Matthew Baigell, author, professor emeritus at Rutgers University, and Jewish Art Salon advisor, guest blogged for the Jewish Book Council last week, posting two short essays. The first one speaks of Jewish identity in art seen in the media:
“As an art historian specializing in American art, I had wondered why contemporary Jewish art had been neglected in the mainstream press. True, there are famous artists who are Jewish but they do not explore Jewish subject matter. True, one can find demeaning, cheap-shot humor directed at Jewish subjects. But by Jewish art, I mean subject matter based on religious, historical, and positive cultural sources…
What ever the reasons, artists who explore Jewish subject matter exhibit less and are not as well known as artists belonging to other minority groups. This is not just a question of talent. In my own experience, although the situation is improving, I have been directed to Jewish and Jewish-friendly rather than mainstream publications when submitting or suggesting articles or books on contemporary Jewish subjects or artists. We are still in a ghetto.”
Read more here.
The second article tackles Jewish stereotypes and their impact:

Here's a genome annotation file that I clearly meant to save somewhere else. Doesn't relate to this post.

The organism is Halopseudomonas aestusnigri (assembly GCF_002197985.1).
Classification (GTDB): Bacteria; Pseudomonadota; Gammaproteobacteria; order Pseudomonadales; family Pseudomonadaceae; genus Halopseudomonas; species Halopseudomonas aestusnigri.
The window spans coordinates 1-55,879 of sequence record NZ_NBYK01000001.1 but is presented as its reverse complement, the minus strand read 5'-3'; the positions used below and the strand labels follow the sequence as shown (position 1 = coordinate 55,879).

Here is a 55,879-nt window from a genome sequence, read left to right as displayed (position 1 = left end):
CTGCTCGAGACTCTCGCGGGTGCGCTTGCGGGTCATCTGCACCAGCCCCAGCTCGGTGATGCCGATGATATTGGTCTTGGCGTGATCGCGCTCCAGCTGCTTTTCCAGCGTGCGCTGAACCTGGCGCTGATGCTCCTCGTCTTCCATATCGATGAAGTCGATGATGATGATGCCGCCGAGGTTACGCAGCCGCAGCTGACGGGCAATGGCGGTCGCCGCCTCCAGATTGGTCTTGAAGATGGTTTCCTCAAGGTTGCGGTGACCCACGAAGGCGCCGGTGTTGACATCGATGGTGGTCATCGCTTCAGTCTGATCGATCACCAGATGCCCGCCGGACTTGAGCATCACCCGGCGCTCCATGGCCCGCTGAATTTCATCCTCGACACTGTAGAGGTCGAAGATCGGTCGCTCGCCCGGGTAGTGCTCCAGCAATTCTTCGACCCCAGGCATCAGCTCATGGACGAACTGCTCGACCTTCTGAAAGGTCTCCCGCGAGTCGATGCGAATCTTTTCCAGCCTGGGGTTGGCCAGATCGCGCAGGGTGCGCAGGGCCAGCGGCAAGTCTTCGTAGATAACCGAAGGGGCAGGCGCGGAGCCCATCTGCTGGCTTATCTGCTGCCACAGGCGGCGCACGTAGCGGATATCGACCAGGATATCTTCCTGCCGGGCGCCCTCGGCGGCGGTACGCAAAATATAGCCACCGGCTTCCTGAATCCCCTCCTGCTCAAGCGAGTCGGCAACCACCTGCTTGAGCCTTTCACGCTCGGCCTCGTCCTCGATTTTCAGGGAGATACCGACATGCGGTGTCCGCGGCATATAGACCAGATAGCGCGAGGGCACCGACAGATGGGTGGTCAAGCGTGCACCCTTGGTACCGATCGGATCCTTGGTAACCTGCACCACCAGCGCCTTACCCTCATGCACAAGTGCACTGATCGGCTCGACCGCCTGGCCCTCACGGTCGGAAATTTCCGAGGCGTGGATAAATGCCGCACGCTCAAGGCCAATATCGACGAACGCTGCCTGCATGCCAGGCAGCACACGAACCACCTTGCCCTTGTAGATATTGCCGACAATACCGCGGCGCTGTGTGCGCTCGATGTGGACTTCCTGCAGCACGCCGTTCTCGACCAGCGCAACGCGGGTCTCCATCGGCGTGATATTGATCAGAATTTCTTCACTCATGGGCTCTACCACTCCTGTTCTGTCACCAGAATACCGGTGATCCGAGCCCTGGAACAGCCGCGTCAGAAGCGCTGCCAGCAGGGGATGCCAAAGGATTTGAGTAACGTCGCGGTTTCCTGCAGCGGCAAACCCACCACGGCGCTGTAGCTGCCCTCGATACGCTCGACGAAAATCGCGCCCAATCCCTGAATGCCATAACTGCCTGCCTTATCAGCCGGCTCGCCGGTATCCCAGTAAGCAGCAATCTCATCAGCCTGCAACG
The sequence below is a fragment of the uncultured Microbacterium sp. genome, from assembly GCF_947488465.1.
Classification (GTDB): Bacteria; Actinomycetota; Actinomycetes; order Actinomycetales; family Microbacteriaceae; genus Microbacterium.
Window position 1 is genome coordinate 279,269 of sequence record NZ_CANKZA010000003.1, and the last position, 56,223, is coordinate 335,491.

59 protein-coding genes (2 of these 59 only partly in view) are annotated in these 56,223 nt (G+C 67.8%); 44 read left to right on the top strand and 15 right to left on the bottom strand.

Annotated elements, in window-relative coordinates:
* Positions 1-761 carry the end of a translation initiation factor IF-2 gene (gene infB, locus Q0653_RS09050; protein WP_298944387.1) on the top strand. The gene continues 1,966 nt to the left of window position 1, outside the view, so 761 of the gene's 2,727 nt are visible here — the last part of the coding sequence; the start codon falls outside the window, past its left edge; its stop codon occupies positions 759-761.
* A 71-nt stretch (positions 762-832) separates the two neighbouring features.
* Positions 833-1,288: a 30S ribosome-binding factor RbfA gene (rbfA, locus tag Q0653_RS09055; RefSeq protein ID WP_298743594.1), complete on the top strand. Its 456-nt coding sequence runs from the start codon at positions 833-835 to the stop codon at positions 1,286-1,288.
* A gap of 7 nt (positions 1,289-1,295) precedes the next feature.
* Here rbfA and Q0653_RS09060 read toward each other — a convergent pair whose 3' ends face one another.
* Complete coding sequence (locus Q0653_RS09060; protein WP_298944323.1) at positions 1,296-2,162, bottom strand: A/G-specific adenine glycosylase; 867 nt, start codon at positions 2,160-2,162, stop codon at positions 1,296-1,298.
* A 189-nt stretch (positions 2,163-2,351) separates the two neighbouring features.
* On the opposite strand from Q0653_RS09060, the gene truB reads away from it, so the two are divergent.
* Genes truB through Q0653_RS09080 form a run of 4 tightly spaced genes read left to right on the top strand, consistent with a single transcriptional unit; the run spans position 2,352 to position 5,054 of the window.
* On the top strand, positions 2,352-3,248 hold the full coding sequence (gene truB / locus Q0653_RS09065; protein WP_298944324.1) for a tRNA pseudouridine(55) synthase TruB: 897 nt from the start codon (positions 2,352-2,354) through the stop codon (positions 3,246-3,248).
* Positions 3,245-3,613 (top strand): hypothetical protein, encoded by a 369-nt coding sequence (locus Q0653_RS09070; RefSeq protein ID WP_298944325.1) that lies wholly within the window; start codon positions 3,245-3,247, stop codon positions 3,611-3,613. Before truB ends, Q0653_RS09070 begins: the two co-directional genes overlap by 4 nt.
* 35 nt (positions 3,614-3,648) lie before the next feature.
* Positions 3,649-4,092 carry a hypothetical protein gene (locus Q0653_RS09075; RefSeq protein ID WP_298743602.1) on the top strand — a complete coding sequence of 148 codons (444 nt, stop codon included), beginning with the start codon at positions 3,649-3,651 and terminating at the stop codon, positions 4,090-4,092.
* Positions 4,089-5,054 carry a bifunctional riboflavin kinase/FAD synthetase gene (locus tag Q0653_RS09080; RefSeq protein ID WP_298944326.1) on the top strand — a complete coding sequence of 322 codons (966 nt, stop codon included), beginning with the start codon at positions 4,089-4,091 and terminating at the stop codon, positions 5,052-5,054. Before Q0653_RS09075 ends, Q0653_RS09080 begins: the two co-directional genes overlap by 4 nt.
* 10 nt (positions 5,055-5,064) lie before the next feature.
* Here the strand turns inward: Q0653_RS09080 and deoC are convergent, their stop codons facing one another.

“…For [my book] The Implacable Urge, I looked at cartoons in the mainstream press. These were uniformly anti-Semitic and presented Jews stereotypically as big nosed, fat slobs wanting to game the system, cheat people, and steal whenever possible… [It] made me aware, as Saul Bellow said in his novel, Ravelstein, ‘As a Jew you are also an American, but you are also not.’
You see the ‘not’ part in the mainstream magazines and you become aware that you are identified as a Jew regardless of how you conduct yourself on a daily basis—whether you pay your taxes on time, serve in the military, vote in every election. Ivanka, for example, is always the Jewish daughter and her husband is the Jewish son-in-law. They are not fully American… but Jews who are also Americans.”
Read more here.
Header image credited to Alfred Rosenberg.